According to reports, Google is blocking some of its staff from accessing the internet in an attempt to enhance its cybersecurity.
Some employees at Google will have internet access from their desktop PCs significantly restricted, CNBC reports, with only internal web-based tools and Google-owned sites such as Google Drive, Google Maps, and Gmail accessible.
In addition under the pilot program, staff will not have root access - preventing them from running sysadmin commands or installing software.
On first hearing, it sounds like a sensible step which will harden the security of computers. If a Windows computer doesn't have unfettered access to all the ghastliness the internet has to offer, it may not only reduce the opportunities for malware to attack a device, but also stop workers from wasting time on social media, watching a live stream of a cricket match, or making online shopping purchases.
There is, however, a certain irony in a company whose whole raison d'être was the embracing of the internet to deny it to some of its staff.
Google's self-proclaimed mission, after all, is to "organise the world's information and make it universally accessible and useful"
How are you making the world's information "universally accessible" if you are blocking your staff from reaching it?
Furthermore, are you going to be successful in hiring the brightest and most talented staff to come work for you, if they feel that they are being prevented from accessing entirely legitimate websites that other companies would never block by default?
And what of your existing workers? Are they going to react well to being cut off from the internet? Will they believe that their employers don't trust them to behave in a responsible way online? Will they discover that it handicaps their productivity? Is it possible that it could be so frustrating for some that they find themselves seeking work elsewhere?
But maybe none of this happens if it eradicates cyber attacks. Only problem is, that although it may shield users from some of the attacks that target them, it won't entirely eliminate the possibility of a malicious attack succeeding.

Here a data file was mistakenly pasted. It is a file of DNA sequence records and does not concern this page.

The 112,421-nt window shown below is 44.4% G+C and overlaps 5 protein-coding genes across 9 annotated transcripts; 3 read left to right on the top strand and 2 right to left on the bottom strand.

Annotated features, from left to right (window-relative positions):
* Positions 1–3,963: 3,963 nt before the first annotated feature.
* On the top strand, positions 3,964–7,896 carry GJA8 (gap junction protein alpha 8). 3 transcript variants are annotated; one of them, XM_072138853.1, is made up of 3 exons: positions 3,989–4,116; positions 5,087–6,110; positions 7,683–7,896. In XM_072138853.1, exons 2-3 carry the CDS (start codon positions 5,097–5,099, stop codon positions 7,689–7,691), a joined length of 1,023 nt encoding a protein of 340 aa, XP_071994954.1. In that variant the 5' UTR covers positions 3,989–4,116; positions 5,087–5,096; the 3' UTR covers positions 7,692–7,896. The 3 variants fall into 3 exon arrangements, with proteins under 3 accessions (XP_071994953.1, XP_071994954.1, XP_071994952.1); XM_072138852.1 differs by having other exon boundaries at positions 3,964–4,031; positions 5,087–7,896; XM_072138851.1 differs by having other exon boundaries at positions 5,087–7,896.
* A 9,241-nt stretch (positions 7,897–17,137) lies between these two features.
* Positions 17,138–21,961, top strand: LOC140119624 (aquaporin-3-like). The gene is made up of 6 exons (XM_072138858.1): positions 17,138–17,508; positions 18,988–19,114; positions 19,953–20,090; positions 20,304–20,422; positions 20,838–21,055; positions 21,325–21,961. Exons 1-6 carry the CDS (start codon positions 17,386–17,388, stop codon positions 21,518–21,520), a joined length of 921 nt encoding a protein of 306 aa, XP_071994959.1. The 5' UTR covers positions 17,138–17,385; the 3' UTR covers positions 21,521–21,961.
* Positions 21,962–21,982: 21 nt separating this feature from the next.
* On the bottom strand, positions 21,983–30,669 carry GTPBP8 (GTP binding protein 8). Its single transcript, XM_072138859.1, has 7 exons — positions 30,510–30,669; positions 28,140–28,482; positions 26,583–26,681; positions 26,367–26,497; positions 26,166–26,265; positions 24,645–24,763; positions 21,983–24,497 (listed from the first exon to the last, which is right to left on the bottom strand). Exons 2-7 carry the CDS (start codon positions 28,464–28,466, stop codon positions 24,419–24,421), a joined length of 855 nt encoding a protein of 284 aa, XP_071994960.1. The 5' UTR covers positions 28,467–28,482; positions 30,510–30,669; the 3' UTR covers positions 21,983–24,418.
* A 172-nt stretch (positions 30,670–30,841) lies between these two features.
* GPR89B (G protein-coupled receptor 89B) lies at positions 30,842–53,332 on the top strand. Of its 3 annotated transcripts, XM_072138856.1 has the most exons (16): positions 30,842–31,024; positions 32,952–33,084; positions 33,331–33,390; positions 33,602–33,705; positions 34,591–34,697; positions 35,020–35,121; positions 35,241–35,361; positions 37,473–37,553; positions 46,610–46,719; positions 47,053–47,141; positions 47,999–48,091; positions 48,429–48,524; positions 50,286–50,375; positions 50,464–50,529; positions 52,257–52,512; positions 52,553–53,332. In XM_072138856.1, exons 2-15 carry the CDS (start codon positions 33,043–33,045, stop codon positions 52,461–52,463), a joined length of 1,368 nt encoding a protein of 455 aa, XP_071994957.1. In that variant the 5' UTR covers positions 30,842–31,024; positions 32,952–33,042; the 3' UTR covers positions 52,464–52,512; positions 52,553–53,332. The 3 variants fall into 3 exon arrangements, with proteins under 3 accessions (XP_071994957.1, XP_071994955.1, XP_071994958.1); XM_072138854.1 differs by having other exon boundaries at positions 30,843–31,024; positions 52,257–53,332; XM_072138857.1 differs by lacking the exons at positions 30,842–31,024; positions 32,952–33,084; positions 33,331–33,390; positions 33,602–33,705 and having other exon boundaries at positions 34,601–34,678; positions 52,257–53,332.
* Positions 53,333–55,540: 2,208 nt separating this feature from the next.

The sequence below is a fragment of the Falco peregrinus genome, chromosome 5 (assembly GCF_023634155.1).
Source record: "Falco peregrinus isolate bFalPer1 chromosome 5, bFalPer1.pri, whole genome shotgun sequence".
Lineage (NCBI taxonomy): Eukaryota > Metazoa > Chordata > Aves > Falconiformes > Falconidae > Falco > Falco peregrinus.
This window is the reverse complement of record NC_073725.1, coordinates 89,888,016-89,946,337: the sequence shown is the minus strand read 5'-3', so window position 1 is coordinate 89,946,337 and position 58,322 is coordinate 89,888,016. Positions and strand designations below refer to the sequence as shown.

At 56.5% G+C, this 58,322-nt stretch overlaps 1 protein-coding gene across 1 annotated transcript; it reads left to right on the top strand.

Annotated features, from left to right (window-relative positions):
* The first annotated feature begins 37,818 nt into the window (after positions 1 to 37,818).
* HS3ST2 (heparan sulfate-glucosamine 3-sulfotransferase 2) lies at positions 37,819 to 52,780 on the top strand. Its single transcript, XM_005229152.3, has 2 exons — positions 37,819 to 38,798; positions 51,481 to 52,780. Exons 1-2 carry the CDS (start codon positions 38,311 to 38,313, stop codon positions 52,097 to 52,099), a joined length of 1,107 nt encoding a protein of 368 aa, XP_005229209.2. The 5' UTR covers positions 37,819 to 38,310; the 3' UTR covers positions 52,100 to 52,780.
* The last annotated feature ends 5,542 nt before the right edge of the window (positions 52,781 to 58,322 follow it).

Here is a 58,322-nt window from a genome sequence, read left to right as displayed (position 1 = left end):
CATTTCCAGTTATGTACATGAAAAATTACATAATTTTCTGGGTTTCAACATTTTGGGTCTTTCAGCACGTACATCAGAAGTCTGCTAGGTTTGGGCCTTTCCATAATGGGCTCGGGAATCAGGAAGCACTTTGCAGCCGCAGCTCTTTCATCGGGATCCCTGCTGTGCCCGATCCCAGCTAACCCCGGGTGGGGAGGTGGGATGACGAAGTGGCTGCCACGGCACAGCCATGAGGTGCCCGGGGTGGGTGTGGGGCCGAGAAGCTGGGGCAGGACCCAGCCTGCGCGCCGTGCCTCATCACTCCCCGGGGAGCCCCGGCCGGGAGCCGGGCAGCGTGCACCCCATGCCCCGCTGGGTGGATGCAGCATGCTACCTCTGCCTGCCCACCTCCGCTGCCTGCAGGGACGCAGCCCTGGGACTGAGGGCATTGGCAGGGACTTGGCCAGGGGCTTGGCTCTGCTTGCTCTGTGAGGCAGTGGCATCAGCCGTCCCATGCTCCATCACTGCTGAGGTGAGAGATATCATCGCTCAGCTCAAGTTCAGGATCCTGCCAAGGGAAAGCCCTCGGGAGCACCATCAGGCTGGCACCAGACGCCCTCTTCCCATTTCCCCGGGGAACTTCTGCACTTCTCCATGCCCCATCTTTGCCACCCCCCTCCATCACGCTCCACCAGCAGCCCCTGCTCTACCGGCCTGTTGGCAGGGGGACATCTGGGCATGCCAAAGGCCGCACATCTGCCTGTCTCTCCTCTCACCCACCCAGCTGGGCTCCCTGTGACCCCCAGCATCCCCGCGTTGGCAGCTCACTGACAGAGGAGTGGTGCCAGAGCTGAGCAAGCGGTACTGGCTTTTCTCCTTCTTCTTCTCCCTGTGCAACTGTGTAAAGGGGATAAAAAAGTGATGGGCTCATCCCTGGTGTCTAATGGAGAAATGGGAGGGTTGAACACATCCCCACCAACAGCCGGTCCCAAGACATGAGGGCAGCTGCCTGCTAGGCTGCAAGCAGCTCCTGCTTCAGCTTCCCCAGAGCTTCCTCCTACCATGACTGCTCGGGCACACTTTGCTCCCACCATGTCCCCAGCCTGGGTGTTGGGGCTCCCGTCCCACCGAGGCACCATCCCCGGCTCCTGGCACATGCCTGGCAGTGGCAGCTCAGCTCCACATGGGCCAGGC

Google is right to be worried about malicious hackers compromising the PCs of employees, and the risk that user data and company source code could be stolen. If such an attack were to succeed it could potentially snowball into a major incident, and undermine the trust of billions of users worldwide.
And maybe, yes, it is right to experiment with different techniques and methodologies that may reduce the chances of a hack occurring - but it would be a mistake to think that it entirely eradicates the threat, with the door seemingly still open for emails to be received and documents to be shared.
According to the report from CNBC, Google originally selected 2,500 employees to participate in the scheme but "after receiving feedback" from workers, it allowed staff to opt-out and asked for volunteers to participate instead.
That sounds to me like an admission that cutting off the internet is going to prove highly unpopular with many staff, whatever the merits may or may not be for reducing the threat of cyber attack.
"Ensuring the safety of our products and users is one of our top priorities. We routinely explore ways to strengthen our internal systems against malicious attacks," explained a Google spokesperson in a statement shared with the media.
Good for Google to explore ways to reduce the threat of hackers breaching its systems. I suspect, however, that this is a solution that will only be accepted by a small percentage of its workforce.